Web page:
Ans. According to the 2001 census, over 12 million children in India aged between 5 and 14 work in various occupations including hazardous ones. In October 2006, the government amended the Child Labour Prevention Act, banning children under 14 years of age from working as domestic servants or as workers in dhabas, restaurants, tea shops etc. It made employing these children a punishable offence. Anyone found violating the ban must be penalised with a punishment ranging from a jail term of three months to two years and/or fine of Rs 10,000 to Rs 20,000.
Ans. The world’s worst industrial tragedy took place in Bhopal 24 years ago. Union Carbide (UC) an American company had a factory in the city in which it produced pesticides. At midnight on 2 December 1984 methyl-isocyanite (MIC) - a highly poisonous gas - started leaking from this UC plant. Within three days, more than 8,000 people were dead. Hundreds of thousands were maimed. Most of those exposed to the poison gas came from poor, working-class families, of which nearly 50,000 people are today too sick to work. Among those who survived, many developed severe respiratory disorders, eye problems and other disorders.
Ans. Advantages to foreign companies in setting up production in India are:
Cheap Labour - India provides cheap labour compare to some other countries. Wages that the companies pay to workers, say in the U.S.A., are far higher than what they have to pay to workers in poorer countries like India. For lower pay, companies can get longer hours of work. Additional expenses such as for housing facilities for workers are also fewer. Thus, companies can save costs and earn higher profits.
Cost Cutting - Cost cutting can also be done by other more dangerous means. Lower working conditions including lower safety measures are used as ways of cutting costs.
Ans. First, the safety laws were lax in India. Second, even these weak safety laws were not enforced.
Government officials refused to recognise the plant as hazardous and allowed it to come up in a populated locality. When some municipal officials in Bhopal objected that the installation of an MIC production unit in 1978 was a safety violation, the position of the government was that the state needs the continued investment of the Bhopal plant, which provides jobs. Government inspectors continued to approve the procedures in the plant, even when repeated incidents of leaks from the plant made it obvious to everybody that things were seriously wrong.
Ans. There were very few laws protecting the environment in India, and the there was hardly any enforcement of these laws. The environment was treated as a ‘free’ entity and any industry could pollute the air and water without any restrictions. Whether it was our rivers, air, groundwater - the environment was being polluted and the health of people disregarded. Now there has been the change in perception. Indian government introduced new laws on the environment. Henceforth, the polluter was to be held accountable for the damage done to environment. The courts also gave a number of judgments upholding the right to a healthy environment as intrinsic to the Fundamental Right to Life.
Ans. Law enforcement is any system by which some members of society act in an organized manner to enforce the law by discovering, deterring, rehabilitating, or punishing people who violate the rules and norms governing that society. The government is responsible for the enforcement of law. Enforcement is so important because merely making laws is not enough. The government has to ensure that these laws are implemented. Enforcement becomes even more important when the law seeks to protect the weak from the strong. For instance, to ensure that every worker gets fair wages, the government has to regularly inspect work sites and punish those who violate the law.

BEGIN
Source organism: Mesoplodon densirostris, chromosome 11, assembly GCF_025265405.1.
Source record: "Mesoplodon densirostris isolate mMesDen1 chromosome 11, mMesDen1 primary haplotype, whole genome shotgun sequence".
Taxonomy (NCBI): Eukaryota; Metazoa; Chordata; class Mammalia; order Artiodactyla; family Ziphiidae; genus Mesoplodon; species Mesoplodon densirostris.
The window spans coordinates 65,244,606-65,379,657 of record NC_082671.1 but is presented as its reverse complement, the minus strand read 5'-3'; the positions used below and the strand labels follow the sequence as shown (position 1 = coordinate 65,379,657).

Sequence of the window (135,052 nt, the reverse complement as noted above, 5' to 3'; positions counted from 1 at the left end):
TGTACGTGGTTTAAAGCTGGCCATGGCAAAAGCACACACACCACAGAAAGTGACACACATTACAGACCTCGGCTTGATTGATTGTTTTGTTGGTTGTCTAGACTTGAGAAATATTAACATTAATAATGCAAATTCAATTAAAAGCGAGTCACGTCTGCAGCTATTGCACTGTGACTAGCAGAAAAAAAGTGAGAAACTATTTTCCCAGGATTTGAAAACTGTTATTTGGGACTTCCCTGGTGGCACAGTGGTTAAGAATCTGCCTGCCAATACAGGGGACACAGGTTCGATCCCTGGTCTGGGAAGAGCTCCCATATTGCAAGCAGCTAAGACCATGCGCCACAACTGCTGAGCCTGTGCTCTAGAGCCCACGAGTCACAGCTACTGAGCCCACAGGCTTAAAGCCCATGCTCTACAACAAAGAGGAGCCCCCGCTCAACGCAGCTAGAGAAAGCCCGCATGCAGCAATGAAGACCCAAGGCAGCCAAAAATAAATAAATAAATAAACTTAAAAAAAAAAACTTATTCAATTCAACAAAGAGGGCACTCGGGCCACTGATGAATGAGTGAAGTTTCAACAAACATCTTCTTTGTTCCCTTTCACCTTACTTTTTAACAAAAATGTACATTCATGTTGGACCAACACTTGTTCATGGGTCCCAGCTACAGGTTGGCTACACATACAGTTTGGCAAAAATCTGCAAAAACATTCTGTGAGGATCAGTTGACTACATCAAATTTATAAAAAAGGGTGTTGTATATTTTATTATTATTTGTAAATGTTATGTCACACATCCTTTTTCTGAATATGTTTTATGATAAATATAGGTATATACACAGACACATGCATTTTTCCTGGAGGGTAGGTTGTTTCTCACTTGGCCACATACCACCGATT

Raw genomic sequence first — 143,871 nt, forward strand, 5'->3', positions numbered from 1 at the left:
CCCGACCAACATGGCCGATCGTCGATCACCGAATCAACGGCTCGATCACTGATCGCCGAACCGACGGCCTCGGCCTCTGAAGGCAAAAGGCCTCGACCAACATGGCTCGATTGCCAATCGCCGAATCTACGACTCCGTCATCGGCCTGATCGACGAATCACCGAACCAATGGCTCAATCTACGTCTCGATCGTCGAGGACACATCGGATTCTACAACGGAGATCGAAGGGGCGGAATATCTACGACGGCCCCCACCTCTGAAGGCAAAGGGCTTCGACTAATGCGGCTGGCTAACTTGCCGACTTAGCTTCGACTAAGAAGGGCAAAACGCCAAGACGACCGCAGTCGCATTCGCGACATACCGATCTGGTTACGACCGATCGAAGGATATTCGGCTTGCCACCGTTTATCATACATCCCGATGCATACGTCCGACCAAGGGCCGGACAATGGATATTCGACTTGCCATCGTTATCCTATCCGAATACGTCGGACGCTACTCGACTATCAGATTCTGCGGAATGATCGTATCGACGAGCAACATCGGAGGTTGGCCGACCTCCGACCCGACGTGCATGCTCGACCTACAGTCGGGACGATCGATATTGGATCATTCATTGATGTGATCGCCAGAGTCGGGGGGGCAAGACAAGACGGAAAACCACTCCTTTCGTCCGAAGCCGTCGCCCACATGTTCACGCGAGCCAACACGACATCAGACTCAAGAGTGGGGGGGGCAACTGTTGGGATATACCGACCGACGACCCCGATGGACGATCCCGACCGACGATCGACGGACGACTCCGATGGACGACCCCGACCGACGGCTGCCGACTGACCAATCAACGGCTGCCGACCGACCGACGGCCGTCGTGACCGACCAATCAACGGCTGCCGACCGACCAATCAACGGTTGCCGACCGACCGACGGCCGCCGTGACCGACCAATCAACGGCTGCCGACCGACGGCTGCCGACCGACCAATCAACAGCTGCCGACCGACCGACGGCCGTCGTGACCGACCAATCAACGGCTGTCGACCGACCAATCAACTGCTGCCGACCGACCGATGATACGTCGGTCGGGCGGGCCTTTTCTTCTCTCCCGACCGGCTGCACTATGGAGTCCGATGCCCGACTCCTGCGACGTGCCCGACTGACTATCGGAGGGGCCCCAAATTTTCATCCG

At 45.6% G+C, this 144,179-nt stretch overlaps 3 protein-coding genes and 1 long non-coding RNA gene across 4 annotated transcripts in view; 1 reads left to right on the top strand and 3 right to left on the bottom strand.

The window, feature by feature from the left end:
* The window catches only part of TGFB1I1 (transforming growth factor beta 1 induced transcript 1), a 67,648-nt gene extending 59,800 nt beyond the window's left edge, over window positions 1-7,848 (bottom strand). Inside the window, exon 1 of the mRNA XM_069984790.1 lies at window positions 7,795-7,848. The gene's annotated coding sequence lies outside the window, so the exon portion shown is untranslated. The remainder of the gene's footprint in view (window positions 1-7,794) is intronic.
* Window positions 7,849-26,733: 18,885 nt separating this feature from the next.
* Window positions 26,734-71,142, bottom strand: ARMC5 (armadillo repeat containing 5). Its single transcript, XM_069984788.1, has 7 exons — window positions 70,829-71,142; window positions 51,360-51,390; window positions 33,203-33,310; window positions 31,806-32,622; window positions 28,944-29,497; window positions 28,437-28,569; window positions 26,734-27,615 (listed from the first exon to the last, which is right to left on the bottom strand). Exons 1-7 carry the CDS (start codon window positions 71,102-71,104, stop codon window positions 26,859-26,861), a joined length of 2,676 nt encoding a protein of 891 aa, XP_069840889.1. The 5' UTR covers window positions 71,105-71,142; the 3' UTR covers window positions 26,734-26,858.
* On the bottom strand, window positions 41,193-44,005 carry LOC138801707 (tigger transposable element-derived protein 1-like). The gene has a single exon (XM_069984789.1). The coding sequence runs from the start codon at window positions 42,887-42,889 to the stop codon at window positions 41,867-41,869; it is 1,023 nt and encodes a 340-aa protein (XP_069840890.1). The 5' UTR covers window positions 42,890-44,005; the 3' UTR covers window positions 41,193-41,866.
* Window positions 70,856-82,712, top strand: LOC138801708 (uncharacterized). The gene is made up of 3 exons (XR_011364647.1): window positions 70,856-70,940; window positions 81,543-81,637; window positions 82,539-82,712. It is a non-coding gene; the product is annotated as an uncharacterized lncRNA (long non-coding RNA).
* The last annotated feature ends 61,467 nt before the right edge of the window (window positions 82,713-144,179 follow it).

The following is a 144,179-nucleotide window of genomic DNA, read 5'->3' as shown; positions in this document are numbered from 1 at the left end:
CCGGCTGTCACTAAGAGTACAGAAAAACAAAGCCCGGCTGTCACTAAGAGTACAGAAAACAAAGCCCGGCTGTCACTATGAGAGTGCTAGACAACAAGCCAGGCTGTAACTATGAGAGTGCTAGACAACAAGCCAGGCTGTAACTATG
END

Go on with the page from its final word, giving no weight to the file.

Ans. The government plays a large number of roles in any state. This includes providing public facilities like water supply, healthcare and sanitation and ensuring that these amenities are not overtaken by private enterprises; the government also plays a pivotal role in law enforcement, which is of utmost importance in the economic sector. The government makes laws to protect workers in production factories- laws on minimum wages, controlling working conditions and safety measures. It also makes laws for markets that protect consumers against over-pricing and sub-standard products. The government has a law against child labour and it also punishes organizations that do not follow policies put in place to protect the environment against pollution.
Ans. The famous cartoonist R.K. Laxman, in this cartoon, is trying to convey an ironical perception of the double standards and hypocrisy some of us follow. A mother is complaining about the heavy bags that children are made to carry to school, but she hires another “child” servant to do the same without a wee bit of sympathy for the less fortunate child who has to work and earn a living.
This relates to the 2006 Child Labour Prevention Act that banned children under the age of 14 years from work, making it a punishable offence for those who employed these children. Unfortunately, 74% of child domestic labour today is under the age of 16. R.K. Laxman, in his cartoon, is pointing towards this very glitch and how the government has not taken adequate action to enforce this law.
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